Writer: Alex Link
Artist: Riley Rossmo
Release Date: 11th December 2013
The first issue of Drumhellar captivated me pretty much instantly with its creative premise and impressively hallucinogenic visual style. The second installment continues that trend, while also managing to throw a lot more interesting character development on top of this already impressive pile.
There’s a lot going on in this title, and the bizarrely compelling world that Rossmo and Link have created keeps the reader on edge with its unpredictable style and continually shifting tone. Main character Drum comes across a lot better in this second issue, and we get much stronger feel for him as a character here, catching glimpses of his innate sadness and an almost resigned attitude to the visions he’s being faced with, while still never losing sight of his infectious optimism and positivity. The guy is an enigma, and I get the feeling watching him develop issue by issue is going to be an absolute joy.
Writer Link clearly has a gift for natural sounding dialogue, and the exchanges between Drum and his ex-girlfriend are remarkably believable, a feat which is doubly impressive given the somewhat ‘out there’ nature of the story. He also knows when to bring the dramatic flair to proceedings, as evidenced by villain(?) Bubbles’ damning monologue directed at humanity.
Harold, Drum’s imaginary (or perhaps not-so-imaginary) friend gets a lot more time to shine here, adding some much-needed humour to the proceedings and livening up the panels as he contorts and twists around the human protagonists. Rossmo is clearly having a blast here, filling empty space with Harold’s ‘trail’ and even using him as a makeshift question mark on occasion to echo Drum’s own confusion. Rossmo’s extremely vivid colours add to the almost hallucinogenic feel of the comic, bringing an almost unnatural brightness to the proceedings, and he really allows this approach to cut loose during Drum’s hallucination scenes, giving these pages even more punch.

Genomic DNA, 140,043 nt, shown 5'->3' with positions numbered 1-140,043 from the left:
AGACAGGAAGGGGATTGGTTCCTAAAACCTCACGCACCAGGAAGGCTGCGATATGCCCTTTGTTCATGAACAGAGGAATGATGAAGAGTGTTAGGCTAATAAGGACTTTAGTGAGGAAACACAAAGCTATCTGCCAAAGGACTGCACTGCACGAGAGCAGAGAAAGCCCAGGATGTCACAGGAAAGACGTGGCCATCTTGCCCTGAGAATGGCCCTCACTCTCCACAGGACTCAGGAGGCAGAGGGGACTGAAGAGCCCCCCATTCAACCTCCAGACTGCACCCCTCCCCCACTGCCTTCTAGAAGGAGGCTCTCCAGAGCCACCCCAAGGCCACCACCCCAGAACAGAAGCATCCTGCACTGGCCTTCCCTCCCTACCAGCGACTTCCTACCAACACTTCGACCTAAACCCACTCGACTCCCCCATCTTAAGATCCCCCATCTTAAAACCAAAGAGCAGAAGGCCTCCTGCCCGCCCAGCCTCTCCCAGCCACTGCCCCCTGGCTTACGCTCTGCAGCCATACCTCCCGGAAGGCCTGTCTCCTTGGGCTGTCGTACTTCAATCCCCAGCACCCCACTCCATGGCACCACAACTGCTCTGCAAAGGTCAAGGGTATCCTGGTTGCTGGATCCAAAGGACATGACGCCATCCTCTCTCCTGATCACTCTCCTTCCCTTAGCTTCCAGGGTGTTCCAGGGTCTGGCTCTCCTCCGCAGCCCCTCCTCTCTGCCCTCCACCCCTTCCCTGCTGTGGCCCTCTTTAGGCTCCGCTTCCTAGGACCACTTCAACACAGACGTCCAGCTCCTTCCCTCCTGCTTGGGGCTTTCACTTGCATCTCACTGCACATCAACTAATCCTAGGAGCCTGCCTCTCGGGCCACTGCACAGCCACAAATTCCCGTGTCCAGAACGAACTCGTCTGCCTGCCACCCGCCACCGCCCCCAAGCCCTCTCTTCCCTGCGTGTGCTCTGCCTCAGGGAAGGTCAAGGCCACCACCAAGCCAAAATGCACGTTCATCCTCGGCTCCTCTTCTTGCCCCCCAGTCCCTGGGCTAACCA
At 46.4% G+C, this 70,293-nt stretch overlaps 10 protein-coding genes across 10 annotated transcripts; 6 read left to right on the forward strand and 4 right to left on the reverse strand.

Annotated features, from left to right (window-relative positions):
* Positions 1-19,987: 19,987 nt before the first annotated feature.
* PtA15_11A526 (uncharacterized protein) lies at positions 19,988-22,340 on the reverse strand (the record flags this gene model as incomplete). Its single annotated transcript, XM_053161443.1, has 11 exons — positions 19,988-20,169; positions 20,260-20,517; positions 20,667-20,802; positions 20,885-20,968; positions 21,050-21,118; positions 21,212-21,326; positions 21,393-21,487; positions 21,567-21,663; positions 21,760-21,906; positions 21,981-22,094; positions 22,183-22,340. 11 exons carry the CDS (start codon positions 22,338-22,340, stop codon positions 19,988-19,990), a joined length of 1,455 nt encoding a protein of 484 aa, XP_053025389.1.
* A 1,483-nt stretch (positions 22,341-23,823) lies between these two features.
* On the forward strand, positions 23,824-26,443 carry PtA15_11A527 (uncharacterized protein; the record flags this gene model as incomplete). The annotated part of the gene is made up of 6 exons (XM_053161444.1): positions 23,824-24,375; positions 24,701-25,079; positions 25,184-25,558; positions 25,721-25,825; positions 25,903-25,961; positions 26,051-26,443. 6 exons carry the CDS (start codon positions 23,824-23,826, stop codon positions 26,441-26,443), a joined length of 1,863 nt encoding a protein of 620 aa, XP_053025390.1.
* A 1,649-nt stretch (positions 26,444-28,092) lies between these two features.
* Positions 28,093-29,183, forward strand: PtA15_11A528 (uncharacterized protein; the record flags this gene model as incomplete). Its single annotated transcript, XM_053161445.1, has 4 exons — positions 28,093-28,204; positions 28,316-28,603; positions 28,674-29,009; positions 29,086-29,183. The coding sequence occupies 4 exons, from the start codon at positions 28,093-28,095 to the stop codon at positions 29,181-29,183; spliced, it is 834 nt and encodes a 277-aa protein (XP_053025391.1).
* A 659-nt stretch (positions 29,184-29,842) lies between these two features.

One of the neat touches to this title that I particularly enjoyed is the interesting nature of the background characters. I’m not talking about the supporting cast, but rather the voiceless ‘extras’ who find themselves occasionally pulled into focus for a single panel before being relegated to the background again. It gives the impression of a fully developed, thriving community, and there’s a general feeling that each and every one of these people has an interesting – and no doubt utterly bizarre – story to tell.
Drumhellar builds on its fine start with an extremely impressive second issue here, and the more I find out about the unusual inhabitants of this sleepy rural town, the more I want to know. Highly recommended.
The writer of this piece was: Craig Neilson (aka Ceej)
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